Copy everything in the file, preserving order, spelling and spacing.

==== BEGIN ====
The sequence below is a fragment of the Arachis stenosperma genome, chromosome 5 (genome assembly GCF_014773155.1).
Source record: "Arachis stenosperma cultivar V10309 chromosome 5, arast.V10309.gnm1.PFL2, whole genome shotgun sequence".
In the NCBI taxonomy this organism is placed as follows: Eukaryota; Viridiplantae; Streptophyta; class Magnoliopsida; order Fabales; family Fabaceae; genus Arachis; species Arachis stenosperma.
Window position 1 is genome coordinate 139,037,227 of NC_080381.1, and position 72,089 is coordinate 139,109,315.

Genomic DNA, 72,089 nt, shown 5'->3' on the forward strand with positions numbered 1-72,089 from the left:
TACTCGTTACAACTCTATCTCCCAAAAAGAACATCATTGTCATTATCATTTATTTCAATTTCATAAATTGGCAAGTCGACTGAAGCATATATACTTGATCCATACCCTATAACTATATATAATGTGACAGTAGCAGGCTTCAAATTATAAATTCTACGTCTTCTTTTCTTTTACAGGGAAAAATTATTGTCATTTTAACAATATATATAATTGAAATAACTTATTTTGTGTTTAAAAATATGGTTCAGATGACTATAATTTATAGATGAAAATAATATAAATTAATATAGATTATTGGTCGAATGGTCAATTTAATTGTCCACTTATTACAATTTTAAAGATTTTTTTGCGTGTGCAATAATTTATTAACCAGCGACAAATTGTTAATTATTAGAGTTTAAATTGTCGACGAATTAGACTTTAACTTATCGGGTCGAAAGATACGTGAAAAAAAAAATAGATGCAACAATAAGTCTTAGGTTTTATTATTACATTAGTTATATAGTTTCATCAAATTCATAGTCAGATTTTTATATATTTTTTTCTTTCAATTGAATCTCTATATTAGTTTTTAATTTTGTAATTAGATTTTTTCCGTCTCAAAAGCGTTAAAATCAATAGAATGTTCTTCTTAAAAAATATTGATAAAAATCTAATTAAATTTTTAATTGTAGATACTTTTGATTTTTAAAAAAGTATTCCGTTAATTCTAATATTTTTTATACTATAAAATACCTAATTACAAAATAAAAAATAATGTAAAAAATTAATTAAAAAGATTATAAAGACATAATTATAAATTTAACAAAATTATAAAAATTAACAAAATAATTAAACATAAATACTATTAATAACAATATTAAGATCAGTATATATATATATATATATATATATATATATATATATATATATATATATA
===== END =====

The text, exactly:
The sequence below is a fragment of the Arachis stenosperma genome, chromosome 5 (genome assembly GCF_014773155.1).
Source record: "Arachis stenosperma cultivar V10309 chromosome 5, arast.V10309.gnm1.PFL2, whole genome shotgun sequence".
In the NCBI taxonomy this organism is placed as follows: Eukaryota; Viridiplantae; Streptophyta; class Magnoliopsida; order Fabales; family Fabaceae; genus Arachis; species Arachis stenosperma.
Window position 1 is genome coordinate 139,037,227 of NC_080381.1, and position 72,089 is coordinate 139,109,315.

Genomic DNA, 72,089 nt, shown 5'->3' on the forward strand with positions numbered 1-72,089 from the left:
TACTCGTTACAACTCTATCTCCCAAAAAGAACATCATTGTCATTATCATTTATTTCAATTTCATAAATTGGCAAGTCGACTGAAGCATATATACTTGATCCATACCCTATAACTATATATAATGTGACAGTAGCAGGCTTCAAATTATAAATTCTACGTCTTCTTTTCTTTTACAGGGAAAAATTATTGTCATTTTAACAATATATATAATTGAAATAACTTATTTTGTGTTTAAAAATATGGTTCAGATGACTATAATTTATAGATGAAAATAATATAAATTAATATAGATTATTGGTCGAATGGTCAATTTAATTGTCCACTTATTACAATTTTAAAGATTTTTTTGCGTGTGCAATAATTTATTAACCAGCGACAAATTGTTAATTATTAGAGTTTAAATTGTCGACGAATTAGACTTTAACTTATCGGGTCGAAAGATACGTGAAAAAAAAAATAGATGCAACAATAAGTCTTAGGTTTTATTATTACATTAGTTATATAGTTTCATCAAATTCATAGTCAGATTTTTATATATTTTTTTCTTTCAATTGAATCTCTATATTAGTTTTTAATTTTGTAATTAGATTTTTTCCGTCTCAAAAGCGTTAAAATCAATAGAATGTTCTTCTTAAAAAATATTGATAAAAATCTAATTAAATTTTTAATTGTAGATACTTTTGATTTTTAAAAAAGTATTCCGTTAATTCTAATATTTTTTATACTATAAAATACCTAATTACAAAATAAAAAATAATGTAAAAAATTAATTAAAAAGATTATAAAGACATAATTATAAATTTAACAAAATTATAAAAATTAACAAAATAATTAAACATAAATACTATTAATAACAATATTAAGATCAGTATATATATATATATATATATATATATATATATATATATATATATATATA